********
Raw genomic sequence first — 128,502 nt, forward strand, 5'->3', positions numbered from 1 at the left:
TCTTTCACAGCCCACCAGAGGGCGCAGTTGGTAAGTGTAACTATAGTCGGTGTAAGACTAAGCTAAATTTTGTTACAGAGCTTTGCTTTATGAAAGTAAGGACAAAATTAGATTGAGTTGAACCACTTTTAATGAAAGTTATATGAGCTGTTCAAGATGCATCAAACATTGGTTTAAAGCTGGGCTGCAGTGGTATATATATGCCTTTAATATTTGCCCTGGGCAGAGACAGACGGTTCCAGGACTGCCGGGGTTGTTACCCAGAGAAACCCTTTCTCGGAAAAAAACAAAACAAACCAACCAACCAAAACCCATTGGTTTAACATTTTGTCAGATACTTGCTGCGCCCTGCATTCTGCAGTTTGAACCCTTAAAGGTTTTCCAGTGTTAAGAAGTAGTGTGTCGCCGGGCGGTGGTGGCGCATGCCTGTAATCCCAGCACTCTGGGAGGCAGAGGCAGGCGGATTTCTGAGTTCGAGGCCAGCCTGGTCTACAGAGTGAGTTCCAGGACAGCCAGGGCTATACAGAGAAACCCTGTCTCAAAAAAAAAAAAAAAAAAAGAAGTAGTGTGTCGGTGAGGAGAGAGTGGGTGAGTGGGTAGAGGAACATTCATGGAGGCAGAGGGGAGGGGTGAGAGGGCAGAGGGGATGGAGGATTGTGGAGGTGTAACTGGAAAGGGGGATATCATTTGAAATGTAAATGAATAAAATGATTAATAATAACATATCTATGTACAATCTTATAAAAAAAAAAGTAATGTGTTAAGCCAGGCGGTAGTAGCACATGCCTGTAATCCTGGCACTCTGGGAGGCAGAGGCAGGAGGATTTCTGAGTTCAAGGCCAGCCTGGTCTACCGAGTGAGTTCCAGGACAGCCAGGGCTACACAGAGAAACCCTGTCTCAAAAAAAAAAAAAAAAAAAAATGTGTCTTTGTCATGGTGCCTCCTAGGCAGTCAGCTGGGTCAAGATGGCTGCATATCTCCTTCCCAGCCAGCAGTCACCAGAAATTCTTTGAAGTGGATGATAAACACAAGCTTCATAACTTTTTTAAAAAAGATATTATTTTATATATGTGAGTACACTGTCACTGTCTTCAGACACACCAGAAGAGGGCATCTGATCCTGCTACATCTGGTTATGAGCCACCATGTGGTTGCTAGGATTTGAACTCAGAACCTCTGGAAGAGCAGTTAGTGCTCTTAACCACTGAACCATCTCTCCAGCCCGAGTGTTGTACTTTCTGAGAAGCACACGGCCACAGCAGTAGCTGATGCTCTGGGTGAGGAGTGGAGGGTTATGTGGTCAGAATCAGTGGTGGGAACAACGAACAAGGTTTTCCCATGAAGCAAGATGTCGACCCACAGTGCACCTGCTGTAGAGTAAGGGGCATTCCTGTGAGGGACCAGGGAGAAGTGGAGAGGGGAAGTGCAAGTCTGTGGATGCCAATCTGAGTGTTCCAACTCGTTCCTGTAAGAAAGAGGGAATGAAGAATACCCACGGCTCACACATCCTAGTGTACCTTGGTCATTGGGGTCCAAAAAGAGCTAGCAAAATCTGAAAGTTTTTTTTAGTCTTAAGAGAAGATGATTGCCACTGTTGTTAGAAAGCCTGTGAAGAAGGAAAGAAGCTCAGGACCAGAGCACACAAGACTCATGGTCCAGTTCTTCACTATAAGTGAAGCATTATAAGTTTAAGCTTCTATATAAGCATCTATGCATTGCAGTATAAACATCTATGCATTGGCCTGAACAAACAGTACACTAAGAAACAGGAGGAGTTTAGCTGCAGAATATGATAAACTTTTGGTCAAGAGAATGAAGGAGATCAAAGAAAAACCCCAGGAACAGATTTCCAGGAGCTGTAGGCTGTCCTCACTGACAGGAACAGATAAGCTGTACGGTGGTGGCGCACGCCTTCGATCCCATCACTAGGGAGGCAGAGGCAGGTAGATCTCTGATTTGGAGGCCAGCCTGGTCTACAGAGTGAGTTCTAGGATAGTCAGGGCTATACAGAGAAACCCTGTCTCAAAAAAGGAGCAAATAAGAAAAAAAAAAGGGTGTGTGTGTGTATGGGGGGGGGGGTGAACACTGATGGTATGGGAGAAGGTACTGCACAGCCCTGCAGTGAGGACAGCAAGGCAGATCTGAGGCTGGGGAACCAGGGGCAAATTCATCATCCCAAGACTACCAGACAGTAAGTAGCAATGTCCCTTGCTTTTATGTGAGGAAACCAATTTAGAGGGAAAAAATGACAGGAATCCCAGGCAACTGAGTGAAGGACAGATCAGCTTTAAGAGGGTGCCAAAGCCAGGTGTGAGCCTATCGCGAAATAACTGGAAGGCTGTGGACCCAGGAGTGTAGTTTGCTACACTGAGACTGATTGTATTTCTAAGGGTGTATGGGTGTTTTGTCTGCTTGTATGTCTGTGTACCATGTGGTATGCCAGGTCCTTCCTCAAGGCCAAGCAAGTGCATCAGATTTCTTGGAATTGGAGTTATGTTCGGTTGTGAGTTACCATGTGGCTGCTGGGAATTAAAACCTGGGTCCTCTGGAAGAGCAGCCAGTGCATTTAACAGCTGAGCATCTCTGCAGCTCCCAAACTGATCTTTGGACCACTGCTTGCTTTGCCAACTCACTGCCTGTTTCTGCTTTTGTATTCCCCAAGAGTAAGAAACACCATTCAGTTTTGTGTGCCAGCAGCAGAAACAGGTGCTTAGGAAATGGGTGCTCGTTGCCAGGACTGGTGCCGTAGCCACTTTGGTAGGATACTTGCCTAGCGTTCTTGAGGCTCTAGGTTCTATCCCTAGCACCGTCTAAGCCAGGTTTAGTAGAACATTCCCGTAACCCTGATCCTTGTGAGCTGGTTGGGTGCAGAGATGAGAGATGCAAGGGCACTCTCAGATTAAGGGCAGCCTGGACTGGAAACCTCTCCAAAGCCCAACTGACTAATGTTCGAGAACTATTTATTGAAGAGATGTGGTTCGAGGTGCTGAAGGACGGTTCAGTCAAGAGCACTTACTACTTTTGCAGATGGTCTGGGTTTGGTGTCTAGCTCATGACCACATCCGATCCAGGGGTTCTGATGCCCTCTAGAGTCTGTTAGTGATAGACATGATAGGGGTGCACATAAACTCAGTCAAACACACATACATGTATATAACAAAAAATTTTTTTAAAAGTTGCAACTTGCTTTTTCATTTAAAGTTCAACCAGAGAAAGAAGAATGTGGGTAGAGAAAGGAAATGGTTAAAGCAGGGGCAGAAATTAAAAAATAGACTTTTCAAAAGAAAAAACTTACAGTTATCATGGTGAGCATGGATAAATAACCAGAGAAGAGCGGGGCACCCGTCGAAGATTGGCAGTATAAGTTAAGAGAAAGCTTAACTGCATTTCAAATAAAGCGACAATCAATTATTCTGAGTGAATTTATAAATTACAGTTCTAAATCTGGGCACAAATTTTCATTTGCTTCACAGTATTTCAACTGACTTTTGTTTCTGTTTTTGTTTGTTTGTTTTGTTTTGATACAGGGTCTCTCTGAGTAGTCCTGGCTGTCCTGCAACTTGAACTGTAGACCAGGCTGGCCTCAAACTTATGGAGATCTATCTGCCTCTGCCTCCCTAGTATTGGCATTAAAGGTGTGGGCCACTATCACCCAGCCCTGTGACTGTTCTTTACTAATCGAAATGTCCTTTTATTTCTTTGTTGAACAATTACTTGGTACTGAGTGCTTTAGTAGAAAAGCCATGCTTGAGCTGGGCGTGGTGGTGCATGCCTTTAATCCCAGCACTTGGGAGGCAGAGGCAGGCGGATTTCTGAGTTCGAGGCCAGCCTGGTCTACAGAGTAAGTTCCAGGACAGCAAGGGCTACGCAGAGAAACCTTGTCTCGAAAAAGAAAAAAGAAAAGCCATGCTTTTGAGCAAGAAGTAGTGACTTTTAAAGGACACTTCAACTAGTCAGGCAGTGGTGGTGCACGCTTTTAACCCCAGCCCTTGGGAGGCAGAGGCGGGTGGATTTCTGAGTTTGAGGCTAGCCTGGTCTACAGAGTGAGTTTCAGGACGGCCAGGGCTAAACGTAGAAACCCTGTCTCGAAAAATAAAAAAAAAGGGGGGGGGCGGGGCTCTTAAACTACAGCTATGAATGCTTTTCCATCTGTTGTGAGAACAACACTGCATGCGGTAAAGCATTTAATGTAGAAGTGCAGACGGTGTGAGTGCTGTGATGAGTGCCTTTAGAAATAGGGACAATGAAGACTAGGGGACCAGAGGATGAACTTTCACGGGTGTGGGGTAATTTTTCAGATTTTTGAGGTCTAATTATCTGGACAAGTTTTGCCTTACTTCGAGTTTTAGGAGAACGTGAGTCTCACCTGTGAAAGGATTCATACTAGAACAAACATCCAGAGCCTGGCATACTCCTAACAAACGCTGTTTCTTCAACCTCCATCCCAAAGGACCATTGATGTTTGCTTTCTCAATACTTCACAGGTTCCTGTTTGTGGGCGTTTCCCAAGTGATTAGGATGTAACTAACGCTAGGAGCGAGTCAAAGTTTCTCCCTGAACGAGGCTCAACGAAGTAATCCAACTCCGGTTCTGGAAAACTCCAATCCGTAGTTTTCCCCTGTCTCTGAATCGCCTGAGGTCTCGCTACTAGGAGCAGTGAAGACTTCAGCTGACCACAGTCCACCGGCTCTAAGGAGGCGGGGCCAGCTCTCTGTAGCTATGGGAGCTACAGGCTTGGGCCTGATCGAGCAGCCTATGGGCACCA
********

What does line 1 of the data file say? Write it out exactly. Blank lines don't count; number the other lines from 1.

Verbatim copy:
Raw genomic sequence first — 128,502 nt, forward strand, 5'->3', positions numbered from 1 at the left: